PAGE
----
In Ambergris Caye - it is pretty well-known that this is not a beach island to start with. Yes, people swim, but the island is set up for boating (so there are mainly seawalls) in the main areas of town, and not for calendar-worthy beach swimming. Secret Beach and the many snorkeling options, endless pools, and the varied/vast activities available throughout the island more than make up for not wading in the sea one afternoon. Even when there is NO seaweed - you just don't see tons of people swimming in Belize, it is just not what people come here for in the heart of town.
This is the #1 thing I like to address with people considering Belize. Even if you THOUGHT you were coming here to be a beach bum - that is not usually what you end up doing when you are here. Belize is about adventure, food, connecting with locals and travelers from all over the world (the smaller amount of tourism make it a much more social and intimate-type destination than one that has a million tourists), and also - the happiest travelers here NEVER report that beach swimming was their highlight. You can honestly go to all the great beaches in the US if that is what you are looking for. The US has a plethora of amazing beach destinations. Here are a list of things you come to Belize for that Sargassum can't touch - and neither can a US-based vacation!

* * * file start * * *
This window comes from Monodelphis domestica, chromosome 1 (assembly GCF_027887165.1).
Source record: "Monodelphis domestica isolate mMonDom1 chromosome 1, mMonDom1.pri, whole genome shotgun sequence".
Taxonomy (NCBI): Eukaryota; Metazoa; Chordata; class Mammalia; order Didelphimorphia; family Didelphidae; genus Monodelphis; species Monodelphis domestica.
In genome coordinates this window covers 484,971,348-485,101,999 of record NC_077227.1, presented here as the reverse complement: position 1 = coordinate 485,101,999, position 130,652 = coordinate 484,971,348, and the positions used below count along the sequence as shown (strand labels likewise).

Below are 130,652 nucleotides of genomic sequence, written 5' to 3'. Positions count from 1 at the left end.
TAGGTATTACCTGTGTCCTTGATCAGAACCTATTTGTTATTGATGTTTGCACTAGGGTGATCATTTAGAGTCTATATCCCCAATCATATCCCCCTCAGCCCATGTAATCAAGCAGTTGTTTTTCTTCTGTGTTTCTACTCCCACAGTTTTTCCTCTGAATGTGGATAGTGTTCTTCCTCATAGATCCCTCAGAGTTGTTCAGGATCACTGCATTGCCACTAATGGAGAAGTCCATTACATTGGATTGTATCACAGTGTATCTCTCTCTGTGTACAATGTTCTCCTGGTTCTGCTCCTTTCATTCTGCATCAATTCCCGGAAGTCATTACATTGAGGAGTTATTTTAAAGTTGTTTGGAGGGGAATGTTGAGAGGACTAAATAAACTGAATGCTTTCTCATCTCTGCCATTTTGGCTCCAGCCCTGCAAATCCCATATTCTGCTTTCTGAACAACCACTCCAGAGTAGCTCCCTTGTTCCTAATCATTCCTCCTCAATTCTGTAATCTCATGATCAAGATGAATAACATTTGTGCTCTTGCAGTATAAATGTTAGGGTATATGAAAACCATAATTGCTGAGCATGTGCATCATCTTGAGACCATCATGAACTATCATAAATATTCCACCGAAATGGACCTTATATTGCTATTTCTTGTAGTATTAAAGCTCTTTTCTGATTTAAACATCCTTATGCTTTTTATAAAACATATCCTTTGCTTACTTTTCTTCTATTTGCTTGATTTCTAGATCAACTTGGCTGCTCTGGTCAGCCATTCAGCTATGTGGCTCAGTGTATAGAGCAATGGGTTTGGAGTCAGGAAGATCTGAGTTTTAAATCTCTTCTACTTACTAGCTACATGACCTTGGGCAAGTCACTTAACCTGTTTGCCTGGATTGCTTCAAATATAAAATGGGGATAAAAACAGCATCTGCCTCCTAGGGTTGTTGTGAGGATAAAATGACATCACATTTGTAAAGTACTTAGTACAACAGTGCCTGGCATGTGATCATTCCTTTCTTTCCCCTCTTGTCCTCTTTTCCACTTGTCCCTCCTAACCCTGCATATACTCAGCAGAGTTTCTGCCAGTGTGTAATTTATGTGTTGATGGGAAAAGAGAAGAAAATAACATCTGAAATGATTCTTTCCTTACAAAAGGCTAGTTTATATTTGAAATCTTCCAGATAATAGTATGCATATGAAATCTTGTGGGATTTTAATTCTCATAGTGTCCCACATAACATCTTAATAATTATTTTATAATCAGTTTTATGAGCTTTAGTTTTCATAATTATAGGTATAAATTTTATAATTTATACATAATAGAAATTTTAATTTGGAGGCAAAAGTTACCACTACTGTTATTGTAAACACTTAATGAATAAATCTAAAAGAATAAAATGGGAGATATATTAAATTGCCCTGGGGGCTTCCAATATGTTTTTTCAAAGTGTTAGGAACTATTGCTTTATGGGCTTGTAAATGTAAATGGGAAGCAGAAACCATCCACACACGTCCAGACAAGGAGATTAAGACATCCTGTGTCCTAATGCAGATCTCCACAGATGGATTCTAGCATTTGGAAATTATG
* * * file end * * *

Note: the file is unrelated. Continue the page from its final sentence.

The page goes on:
Top 10 Reminders/Reports from happy travelers of what a vacation in Belize is about!!
1.) Experiencing 1st-hand what a mostly undeveloped country looks and feels like - how often do you hear, wish I could have seen Cancun 40 years ago before it was all commercial? Belize is one of the few unspoiled, authentic places left, that are still considered accessible to travelers. There are plenty of rustic places in the world, but many are quite difficult to get to, and few people want to spend a full day or two of their precious vacation time getting to the place. You can get to Belize in a half day or less of travel, and the minute you step on the land, you can feel the difference. It is just different enough to be a challenge, but friendly and small enough that you feel like an expert by the time you leave.